July, 2010

Jul 10

Books & eBooks

A few days ago, I tweeted an article from TechCrunch about how Amazon reports that last month, they sold 180 Kindle books for every 100 hardcover books. It’s a little hard to do a complete analysis from the few numbers that they reported, especially because it’s not apples-to-apples on price, titles, etc — but even directionally, this is an amazing milestone. It’s incredible to me how quickly eBooks have emerged, after languishing for so long.

For me personally, it’s acute: I don’t really even like buying books that I can’t get electronically anymore. It shows in my library — I’ve been giving away about 100-200 books a year to our public library, but still have well over 1,000 in the house. But I have more than 150 on my Kindle, after 2 1/2 years. My physical library is shrinking, my electronic one growing.

I have zero sentimentality – none – about the form of the book. I’ve noted elsewhere that what I discovered on getting my Kindle is that it isn’t particularly books that I love so much, it’s reading that I love. Novels, non-fiction works, short stories, whatever. It’s the words that I’ve always cared about, the ideas, the narratives, the characters. Not the wood pulp, the binding glue, the flashy book jackets (that often don’t have anything at all to do with the author’s intent).

But lately I’m worried that as we rush headlong into the electronic future that we’re losing something.

I think it’s pretty clear that we’re not reading as well — every reader I talk with reports that they’re not comprehending the books quite as deeply as they used to. I believe we’ll get better at reading electronically, and the format will allow better paging through and spatial memory eventually, but that’s far from obvious to me. (Most avid readers I talk with say that they can usually remember where on the page they read something — top left, lower right, in the middle, whatever — and that’s always been true for me. The reflowable digital form obviously breaks that spatial memory, and is a bit of a problem.)

But the thing I’m worried about more lately is the disappearance of books in our physical spaces. I’ve always found that when I go visit peoples’ houses that what’s on their bookshelves is a bit of a lens into their lives and their values. Almost invariably when people come over to our house for dinner, I’ll hand them a book from my shelves that they’re interested in with no expectation (or desire, actually) to get the book back.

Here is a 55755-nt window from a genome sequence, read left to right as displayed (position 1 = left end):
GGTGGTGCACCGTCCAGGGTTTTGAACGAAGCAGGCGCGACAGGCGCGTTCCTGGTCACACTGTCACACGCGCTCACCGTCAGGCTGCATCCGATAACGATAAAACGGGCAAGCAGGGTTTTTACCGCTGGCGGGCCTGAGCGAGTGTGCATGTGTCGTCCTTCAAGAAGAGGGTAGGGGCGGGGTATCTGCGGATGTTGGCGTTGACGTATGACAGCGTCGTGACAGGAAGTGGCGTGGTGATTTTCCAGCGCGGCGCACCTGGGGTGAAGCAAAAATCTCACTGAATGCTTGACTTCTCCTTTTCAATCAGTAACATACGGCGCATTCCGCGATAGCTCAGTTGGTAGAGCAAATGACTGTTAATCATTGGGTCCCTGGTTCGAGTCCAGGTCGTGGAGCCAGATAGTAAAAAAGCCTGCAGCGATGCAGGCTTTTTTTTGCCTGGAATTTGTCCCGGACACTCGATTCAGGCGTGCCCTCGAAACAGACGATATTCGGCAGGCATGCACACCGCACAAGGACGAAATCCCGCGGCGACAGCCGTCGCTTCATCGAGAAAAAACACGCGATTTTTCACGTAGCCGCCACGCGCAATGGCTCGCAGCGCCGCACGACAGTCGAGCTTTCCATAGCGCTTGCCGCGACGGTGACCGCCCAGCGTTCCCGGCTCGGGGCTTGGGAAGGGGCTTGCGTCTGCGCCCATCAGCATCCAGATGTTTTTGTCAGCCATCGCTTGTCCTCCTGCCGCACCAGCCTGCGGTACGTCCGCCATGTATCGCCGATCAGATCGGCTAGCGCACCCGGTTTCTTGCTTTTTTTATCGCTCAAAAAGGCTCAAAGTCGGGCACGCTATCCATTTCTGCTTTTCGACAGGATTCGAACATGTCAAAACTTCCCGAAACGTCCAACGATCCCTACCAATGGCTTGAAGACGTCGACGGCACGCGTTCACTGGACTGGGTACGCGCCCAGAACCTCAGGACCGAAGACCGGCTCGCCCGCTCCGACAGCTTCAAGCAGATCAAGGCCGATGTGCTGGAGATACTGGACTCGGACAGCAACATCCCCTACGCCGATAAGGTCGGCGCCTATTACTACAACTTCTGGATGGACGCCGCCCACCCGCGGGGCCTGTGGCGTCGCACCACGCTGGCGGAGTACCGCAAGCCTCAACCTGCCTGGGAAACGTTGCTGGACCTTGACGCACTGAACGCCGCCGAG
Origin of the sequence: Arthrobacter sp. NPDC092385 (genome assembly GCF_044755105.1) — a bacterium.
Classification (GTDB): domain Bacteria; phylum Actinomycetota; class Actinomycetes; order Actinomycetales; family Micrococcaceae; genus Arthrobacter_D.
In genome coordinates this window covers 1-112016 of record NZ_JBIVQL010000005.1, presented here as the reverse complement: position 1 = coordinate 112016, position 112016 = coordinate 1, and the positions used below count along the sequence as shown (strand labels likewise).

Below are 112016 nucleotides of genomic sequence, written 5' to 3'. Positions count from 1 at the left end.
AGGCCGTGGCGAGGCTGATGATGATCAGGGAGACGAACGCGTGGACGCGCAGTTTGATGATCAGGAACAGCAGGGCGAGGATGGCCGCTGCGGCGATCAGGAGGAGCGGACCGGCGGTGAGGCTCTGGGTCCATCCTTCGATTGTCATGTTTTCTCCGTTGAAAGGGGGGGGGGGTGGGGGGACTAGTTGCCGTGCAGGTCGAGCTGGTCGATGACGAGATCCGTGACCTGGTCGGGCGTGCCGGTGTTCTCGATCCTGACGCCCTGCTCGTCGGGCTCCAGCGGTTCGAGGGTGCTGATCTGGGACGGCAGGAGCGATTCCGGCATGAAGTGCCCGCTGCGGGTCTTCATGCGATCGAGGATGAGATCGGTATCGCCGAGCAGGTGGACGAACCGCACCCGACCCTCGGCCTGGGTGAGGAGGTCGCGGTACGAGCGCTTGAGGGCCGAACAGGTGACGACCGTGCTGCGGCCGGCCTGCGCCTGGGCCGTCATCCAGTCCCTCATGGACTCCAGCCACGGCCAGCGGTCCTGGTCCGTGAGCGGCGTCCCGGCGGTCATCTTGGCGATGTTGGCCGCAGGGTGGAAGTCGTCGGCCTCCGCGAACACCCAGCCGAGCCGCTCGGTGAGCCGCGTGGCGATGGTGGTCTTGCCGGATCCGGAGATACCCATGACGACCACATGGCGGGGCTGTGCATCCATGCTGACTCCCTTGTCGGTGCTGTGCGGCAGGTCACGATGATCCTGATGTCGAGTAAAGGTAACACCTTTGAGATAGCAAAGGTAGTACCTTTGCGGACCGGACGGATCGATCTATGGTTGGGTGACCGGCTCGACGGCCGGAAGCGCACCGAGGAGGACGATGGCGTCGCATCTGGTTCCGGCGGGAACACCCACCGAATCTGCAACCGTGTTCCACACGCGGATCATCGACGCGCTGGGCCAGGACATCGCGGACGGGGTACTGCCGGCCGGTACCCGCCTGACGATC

I find it even in my own home — when I’m in the office, I’ll often notice a cluster of books about something that reminds me of a time in my life, or stokes an old curiosity, or that just makes me happy.

But now the books we have in our house don’t really represent the current me. We tend to have 3 categories: (1) kids books, (2) coffee table books, and (3) books from our past that we haven’t given away yet. I believe that will happen in most homes — and maybe it already has been, since the introduction of the television — and it makes our personal spaces much more anonymous — more screens, less deep content.

I feel the same thing as I travel around — in the airport or on airplanes, nobody can see what I’m reading. Mostly, that’s okay with me — I didn’t really want to talk to my seat neighbor about Stieg Larsson that much anyway. But it bugs me more that my wife can’t see what I’m reading — the books used to serve as an instant conversation-starter. Now the reading experience is faceless, not conversation-inviting at all.

Anyway, I’m sure we’ll replace books as a lens into our brains and lives with something else — digital picture frames? Facebook pages glowing from our walls at home?

Nevertheless, I think we’re losing something in the process. That always happens as we move from one technology to the next, but we’ve overturned a 500 year old technology in less than a decade, and it’s going to be very disorienting.

I’ve never missed reading physical books nearly as much as I miss having the physical artifacts in our world, and how so many clues to who we are are disappearing along with them.